Director: Peter Landesman
Starring: Will Smith, Alec Baldwin, and Albert Brooks
Release Date: Out Now
Dr. Bennet Omalu (Will Smith) is an accomplished pathologist who, after examining the body of a former American football player, finds himself standing against the NFL as he attempts to expose the threat of brain damage in players who have received multiple concussions while playing the game.
It’s a terrible thing to find yourself disliking a movie which seems to have the very best of intentions. I like to think that it is possible to forgive a film any amount of flaws if it is evident that it has a good heart.
Throughout ‘Concussion’, I could feel myself struggling to like the movie for precisely the reasons I have just stated, and failing to do so. It seemed to have a good heart, but beneath the surface of its incredibly earnest and honourable sheen, something sinister was lurking. Something that had only one thing to say:
OSCAR! OSCAR! OSCAR!
This problem extends both to the film and to its leading man, the two being inextricably intertwined here, because this is an actor’s movie through and through. And to be fair to Will Smith, the man tries his damnedest to make the film work, putting in a central performance that the movie, frankly, does not deserve.
His opening scene alone, where Omalu is asked to simply identify himself while giving evidence in a murder trial, but gets bogged down in a summation of his own resume, is a master-class in screen acting. It hints at a very interesting, somewhat overly proud character which Smith might have formed had the script not demanded he put away all of that nuance in favour of delivering an endless deluge of “Oscar clip” moments.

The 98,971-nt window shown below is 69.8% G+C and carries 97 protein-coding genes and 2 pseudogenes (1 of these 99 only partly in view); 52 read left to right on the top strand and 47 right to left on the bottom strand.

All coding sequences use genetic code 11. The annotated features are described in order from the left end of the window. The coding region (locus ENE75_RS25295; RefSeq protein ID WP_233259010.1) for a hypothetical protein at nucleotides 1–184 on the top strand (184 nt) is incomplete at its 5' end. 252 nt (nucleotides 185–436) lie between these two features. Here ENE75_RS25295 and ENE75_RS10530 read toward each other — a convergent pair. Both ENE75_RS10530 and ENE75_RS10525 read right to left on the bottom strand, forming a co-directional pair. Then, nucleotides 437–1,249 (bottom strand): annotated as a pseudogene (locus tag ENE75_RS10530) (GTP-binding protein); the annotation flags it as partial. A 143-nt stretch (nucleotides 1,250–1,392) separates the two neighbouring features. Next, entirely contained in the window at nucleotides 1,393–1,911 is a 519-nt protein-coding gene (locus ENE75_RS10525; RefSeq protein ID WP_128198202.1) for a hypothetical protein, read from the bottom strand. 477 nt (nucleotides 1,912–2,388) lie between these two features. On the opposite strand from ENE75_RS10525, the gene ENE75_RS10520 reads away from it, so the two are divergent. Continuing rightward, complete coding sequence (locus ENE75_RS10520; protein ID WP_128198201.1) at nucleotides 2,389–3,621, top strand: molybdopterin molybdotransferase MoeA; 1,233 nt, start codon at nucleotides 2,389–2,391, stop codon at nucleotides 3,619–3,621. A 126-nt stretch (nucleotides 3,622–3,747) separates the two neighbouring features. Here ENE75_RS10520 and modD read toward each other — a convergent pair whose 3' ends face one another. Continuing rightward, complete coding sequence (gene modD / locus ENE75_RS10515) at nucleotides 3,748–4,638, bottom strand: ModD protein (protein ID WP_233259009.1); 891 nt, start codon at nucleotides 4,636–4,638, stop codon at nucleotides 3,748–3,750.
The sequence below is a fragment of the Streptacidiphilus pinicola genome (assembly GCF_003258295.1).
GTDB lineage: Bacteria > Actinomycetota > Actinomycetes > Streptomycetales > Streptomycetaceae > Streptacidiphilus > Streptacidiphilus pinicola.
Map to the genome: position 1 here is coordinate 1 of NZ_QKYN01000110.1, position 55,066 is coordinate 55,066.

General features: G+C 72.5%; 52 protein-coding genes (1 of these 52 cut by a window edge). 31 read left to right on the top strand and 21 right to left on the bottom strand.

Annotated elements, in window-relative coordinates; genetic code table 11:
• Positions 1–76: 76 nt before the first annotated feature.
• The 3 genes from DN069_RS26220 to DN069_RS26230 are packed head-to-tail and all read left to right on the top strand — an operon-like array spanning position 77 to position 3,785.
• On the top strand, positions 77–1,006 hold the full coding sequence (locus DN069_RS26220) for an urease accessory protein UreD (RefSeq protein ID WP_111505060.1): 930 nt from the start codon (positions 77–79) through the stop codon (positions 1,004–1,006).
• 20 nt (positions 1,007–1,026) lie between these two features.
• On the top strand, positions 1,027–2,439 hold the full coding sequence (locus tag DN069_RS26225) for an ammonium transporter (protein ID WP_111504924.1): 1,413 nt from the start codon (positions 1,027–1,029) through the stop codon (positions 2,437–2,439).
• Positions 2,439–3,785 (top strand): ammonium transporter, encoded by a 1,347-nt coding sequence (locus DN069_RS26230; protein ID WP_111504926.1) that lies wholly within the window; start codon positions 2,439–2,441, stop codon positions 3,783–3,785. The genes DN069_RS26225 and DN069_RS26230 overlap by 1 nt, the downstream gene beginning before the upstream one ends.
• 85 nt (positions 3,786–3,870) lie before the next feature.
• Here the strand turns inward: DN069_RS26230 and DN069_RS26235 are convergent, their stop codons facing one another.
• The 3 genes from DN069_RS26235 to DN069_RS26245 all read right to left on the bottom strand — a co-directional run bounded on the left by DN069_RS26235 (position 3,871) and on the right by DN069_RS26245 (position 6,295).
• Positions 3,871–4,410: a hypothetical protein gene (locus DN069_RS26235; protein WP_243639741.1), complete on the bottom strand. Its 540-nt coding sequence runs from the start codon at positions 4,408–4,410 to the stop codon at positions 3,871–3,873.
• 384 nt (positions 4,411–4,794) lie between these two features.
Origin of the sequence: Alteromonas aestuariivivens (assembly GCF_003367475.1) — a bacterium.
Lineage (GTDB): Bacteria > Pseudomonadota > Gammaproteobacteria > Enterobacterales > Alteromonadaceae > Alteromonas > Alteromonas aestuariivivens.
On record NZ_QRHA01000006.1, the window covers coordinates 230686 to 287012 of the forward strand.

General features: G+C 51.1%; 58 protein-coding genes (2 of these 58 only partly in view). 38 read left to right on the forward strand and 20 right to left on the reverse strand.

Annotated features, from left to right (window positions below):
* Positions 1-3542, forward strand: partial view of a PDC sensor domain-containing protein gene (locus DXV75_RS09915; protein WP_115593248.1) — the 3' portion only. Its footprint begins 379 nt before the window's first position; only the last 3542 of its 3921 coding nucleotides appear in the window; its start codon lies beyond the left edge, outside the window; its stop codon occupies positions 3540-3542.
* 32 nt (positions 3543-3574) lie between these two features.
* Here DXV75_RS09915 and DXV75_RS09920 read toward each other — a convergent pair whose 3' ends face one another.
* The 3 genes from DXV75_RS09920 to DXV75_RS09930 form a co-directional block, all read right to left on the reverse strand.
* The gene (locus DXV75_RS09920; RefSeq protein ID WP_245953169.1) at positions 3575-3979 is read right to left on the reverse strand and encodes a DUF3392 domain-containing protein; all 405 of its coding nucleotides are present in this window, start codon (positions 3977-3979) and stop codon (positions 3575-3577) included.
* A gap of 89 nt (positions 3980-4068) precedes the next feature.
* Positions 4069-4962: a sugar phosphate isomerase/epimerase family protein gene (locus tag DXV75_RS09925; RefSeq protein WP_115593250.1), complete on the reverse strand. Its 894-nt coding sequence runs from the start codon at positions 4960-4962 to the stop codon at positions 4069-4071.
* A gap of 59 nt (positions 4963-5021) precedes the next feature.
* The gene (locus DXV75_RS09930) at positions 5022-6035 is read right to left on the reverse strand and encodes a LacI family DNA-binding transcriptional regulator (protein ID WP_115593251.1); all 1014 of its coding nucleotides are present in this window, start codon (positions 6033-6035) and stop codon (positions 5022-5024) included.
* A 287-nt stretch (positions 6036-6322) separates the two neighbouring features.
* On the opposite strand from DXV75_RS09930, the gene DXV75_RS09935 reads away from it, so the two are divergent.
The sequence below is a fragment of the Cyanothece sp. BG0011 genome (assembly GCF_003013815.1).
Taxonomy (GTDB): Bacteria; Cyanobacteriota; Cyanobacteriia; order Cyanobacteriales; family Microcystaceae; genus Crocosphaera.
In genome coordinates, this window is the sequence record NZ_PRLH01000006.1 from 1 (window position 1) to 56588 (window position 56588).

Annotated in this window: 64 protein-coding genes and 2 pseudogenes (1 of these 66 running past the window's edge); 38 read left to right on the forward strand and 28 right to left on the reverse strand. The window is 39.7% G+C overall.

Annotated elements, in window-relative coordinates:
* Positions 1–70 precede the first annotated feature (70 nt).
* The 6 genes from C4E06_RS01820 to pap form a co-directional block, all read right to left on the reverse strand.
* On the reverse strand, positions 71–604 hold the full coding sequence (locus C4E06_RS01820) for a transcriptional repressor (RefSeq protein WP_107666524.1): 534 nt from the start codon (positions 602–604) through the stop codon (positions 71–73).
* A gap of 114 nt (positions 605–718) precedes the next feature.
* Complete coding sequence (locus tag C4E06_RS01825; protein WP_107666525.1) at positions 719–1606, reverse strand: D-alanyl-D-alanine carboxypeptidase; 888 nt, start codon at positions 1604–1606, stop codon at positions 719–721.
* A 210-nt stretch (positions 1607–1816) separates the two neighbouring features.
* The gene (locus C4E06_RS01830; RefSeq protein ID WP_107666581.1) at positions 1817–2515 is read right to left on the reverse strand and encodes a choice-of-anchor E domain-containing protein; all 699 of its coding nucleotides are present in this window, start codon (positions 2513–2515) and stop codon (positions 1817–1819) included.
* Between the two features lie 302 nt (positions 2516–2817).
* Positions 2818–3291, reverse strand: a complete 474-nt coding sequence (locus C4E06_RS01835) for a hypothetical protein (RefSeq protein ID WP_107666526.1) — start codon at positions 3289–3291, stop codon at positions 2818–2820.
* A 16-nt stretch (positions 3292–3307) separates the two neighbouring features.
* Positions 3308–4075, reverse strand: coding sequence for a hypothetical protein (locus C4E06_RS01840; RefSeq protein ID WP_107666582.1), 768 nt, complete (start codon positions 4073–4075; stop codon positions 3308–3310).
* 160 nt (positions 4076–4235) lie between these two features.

This, in essence, is the main problem with the film.
Despite Smith’s best efforts to make the character seem real, the movie does not provide us with a human being, but rather a Saint. An incredibly honorable and selfless man who talks to his deceased patients, and preforms autopsies while bathed in heavenly glowing light (Seriously, at least twice this happens).
And while the film clearly aims to be in the same league as Michael Mann’s The Insider or Steven Soderbergh’s Erin Brockovich, those were films that offered us real, grounded, often stubborn central characters, whom you could truly believe would take on the might of a major organisation.
In “Concussion”, it never feels believable that Omalu, honourable as he is, would take on this fight, and that is a major problem. He feels too passive. Too at peace to allow this disruption into his life.
However, in spite of all this, the movie is not without grace notes. Smith is ably supported by a very strong cast. Albert Brooks and Alec Baldwin are obvious standouts, the former both supportive while also attempting to warn Omalu of the dangers of taking on the NFL (“They own a day of the week. The same day the Church used to own. Now it’s theirs.”).
And the latter, Baldwin, playing a man who actually has a far more interesting journey than the one we follow with Smith’s Omalu. A former doctor with the NFL, his is a character whom you feel carries a burden of guilt, and something for which he wishes redemption; a struggle that is by far the closest thing to compelling that the film has to offer.
More than anything else, the real problem with the movie is that it has no conviction. It clearly wants to deliver a strong message, but it either has nothing to say, or, far more likely, it is just too afraid to say it. As a result, what might have been a daring and provocative examination into a nation’s favourite sport is destined to be remembered as the Oscar movie that wasn’t even nominated.
Written by Tony Flynn